SBTRKT - Self-Titled
Tue 26th Jul, 2011 Music Reviews 824 viewsin
SBTRKT is the debut full-length record from UK dubstep producer Aaron Jerome’s project of the same name. Preferring to remain largely anonymous, Jerome has chosen to allow the music to speak for itself and donning elaborate, African tribal-influenced masks on stage whilst performing (one of which is featured on the album’s cover) to “uplift the soul and challenge the normality of electronic music and production”. What should be remembered is that the music itself definitely stands up to any scrutiny or close examination and Jerome’s debut is an eclectic, cosmopolitan melange of unmistakably contemporary dance music.
Heatwave kicks things off with a tense crescendo of synth arpeggio loops, haunting sound effects, clattering, evolving beats and African mbira sounds. The silken vocal harmonies that accompany the track are provided courtesy of Sampha, who in effect was Jerome’s partner in crime for the record.
Sampha appears in a more prominent role on Hold On, delivering an aching croon that adds layers of poignancy to the chorus of “You’re giving me the coldest stare/Like you don’t even know I’m there”. The subdued melancholy of the track is wiped away in the effervescent Wildfire, featuring the inimitable vocal talents of Little Dragon’s Yukimi Nagano. One of the album’s catchiest moments, Wildfire is driven along by a propulsive, direct bassline that sits high in the mix and a beat recalling the simple but effective sounds of the classic TR-808 drum machine.
Sanctuary is one of the album’s most interesting moments, showcasing an unconventional structure and incorporating another strong bassline and frantic synth arpeggio lines which weave around each other, while Sampha sings “If I can love you babe, maybe I can hold you down”.
Trials Of The Past is an excellent example of contemporary UK ‘bass music’, encapsulating the sound and energy of artists like Jamie Woon, Skream, James Blake, Benga, Scuba and Zomby, and once again Sampha provides a smooth vocal full of heartbroken inflections and surrealist imagery (“And the ghoulish entities, they come floating through the wall”).
Jerome utilises the hallmark dubstep technique of a short period of silence in the segue between Trials Of The Past and Right Thing To Do in order to build a sense of tension and heighten the senses, before the pulsing synths, deep sub-bass and delicate guest vocals of Jessie Ware announce their presence. The chorus of “Such a hurricane/Such a hurting pain/Trapped in my soul and I can’t explain” is the track’s most memorable moment, leading into the brilliant Something Goes Right. Utilising dynamics to perfection, Jerome steadily takes the track from subdued, organ-and-vocals R&B to veritable dancefloor filler with the help of right hand man Sampha. While this is one of the record’s highlights, Pharaohs takes things to a different level.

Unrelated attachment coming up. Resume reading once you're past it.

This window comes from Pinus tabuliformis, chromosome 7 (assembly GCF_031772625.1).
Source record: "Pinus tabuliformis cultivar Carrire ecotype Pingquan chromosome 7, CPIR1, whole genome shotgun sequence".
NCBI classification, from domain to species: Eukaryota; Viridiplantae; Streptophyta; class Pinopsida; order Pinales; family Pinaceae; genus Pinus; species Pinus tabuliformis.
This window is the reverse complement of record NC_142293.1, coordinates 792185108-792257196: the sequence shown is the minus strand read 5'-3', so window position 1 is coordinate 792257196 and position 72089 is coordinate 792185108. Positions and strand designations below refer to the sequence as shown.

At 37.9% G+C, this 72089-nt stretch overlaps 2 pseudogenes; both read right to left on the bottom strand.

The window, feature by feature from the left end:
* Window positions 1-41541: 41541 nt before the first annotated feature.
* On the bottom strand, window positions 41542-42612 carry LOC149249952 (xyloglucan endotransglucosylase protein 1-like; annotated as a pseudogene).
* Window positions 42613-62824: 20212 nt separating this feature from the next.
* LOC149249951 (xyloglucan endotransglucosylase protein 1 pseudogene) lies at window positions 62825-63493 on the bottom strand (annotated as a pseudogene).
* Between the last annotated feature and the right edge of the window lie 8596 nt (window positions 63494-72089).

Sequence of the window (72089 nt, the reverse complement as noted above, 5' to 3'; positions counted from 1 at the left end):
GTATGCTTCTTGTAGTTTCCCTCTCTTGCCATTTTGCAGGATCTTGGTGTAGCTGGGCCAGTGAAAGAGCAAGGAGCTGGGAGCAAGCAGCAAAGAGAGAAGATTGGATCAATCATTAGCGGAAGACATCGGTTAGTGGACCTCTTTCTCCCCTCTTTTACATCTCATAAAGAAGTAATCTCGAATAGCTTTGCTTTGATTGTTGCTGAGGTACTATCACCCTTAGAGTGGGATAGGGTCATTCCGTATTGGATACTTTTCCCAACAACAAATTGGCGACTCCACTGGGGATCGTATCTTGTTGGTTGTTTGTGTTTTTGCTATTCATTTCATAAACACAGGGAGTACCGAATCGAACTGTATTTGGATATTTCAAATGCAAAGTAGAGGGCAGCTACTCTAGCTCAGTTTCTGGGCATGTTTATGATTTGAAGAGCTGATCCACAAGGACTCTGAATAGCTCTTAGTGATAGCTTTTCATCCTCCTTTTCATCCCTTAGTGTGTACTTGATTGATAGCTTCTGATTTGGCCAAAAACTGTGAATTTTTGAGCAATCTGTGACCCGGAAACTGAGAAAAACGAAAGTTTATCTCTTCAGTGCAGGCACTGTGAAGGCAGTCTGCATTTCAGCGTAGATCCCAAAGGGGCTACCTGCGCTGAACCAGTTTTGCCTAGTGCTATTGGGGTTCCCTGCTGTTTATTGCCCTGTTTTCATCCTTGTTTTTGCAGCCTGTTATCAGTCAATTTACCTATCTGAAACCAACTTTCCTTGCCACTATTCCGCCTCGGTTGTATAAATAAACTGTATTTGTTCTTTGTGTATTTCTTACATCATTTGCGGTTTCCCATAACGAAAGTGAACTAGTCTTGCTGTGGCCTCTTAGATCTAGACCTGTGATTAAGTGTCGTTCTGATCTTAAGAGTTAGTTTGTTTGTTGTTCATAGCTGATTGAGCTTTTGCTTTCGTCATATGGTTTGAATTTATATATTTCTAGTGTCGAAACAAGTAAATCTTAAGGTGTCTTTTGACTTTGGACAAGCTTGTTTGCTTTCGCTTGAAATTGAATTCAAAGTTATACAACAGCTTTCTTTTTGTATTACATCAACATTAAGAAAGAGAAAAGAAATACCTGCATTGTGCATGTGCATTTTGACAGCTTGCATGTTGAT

One of the leading contenders for the best dance track of 2011, Pharaohs, features the vocals of Roses Gabor and pans out as a brilliant slice of buoyant, effervescent dance. Unquestionably the record’s zenith, the track incorporates a swaggering French house beat, an effortlessly delivered and incessantly catchy hook laden with regal imagery (“All I see is you, stars, open arms, pharaohs, god, kings and queens”) and a bouncy synth line anchored tightly to the melodic, near-treble-range bassline. The instrumental Ready Set Loop follows, a perfectly executed balance of schizophrenic beats and lead lines interspersed with spaced-out atmospherics, heavily recalling both the style and dynamics of innovative LA prodigy Flying Lotus. Sampha returns on Never Never, a smooth piece of R&B providing the foundation for a tale of loss and regret (“See I’ve never never had so much to gain and threw it all away/And if I ever ever had a chance again, I’d probably do the same”). Go Bang closes things on an upbeat note, led by rapid synth lines almost reminiscent of vintage arcade games, and rolling, tribal-influenced beats.
One of the greatest strengths of SBTRKT is that it does something few records of its ilk seem to do – here the songs are given the highest priority, and the aesthetic comes afterwards. Jerome never places style over substance and while often exhibiting a sense of suave restraint, he never turns down the opportunity to showcase a great melody.
Most importantly, Jerome manages to push boundaries and produce a forward-thinking record that sounds like it couldn’t have been made in any other time but now, and he does so without even a moment that hints at alienating the listener. This is how a contemporary dance record should sound. While subtly nodding towards the past, SBTRKT suggests movement towards only one place – the future.
SBTRKT is out now on Young Turks/Remote Control.